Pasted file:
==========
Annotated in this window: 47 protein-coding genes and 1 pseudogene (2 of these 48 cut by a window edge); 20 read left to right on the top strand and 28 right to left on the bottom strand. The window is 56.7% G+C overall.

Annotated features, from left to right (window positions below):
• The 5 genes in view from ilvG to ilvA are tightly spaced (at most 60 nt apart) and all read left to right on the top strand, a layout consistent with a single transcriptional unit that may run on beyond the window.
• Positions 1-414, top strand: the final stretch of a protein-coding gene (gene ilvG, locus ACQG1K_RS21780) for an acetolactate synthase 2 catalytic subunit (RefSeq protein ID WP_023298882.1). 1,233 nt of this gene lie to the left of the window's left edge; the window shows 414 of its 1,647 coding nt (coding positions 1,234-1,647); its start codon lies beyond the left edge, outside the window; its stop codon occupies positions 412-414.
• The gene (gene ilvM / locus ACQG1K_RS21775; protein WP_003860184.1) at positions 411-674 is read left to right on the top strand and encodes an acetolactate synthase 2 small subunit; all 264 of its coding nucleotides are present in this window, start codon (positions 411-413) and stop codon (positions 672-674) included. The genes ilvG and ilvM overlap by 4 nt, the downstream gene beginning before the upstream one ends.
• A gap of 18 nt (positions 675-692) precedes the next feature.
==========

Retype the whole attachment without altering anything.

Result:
Annotated in this window: 47 protein-coding genes and 1 pseudogene (2 of these 48 cut by a window edge); 20 read left to right on the top strand and 28 right to left on the bottom strand. The window is 56.7% G+C overall.

Annotated features, from left to right (window positions below):
• The 5 genes in view from ilvG to ilvA are tightly spaced (at most 60 nt apart) and all read left to right on the top strand, a layout consistent with a single transcriptional unit that may run on beyond the window.
• Positions 1-414, top strand: the final stretch of a protein-coding gene (gene ilvG, locus ACQG1K_RS21780) for an acetolactate synthase 2 catalytic subunit (RefSeq protein ID WP_023298882.1). 1,233 nt of this gene lie to the left of the window's left edge; the window shows 414 of its 1,647 coding nt (coding positions 1,234-1,647); its start codon lies beyond the left edge, outside the window; its stop codon occupies positions 412-414.
• The gene (gene ilvM / locus ACQG1K_RS21775; protein WP_003860184.1) at positions 411-674 is read left to right on the top strand and encodes an acetolactate synthase 2 small subunit; all 264 of its coding nucleotides are present in this window, start codon (positions 411-413) and stop codon (positions 672-674) included. The genes ilvG and ilvM overlap by 4 nt, the downstream gene beginning before the upstream one ends.
• A gap of 18 nt (positions 675-692) precedes the next feature.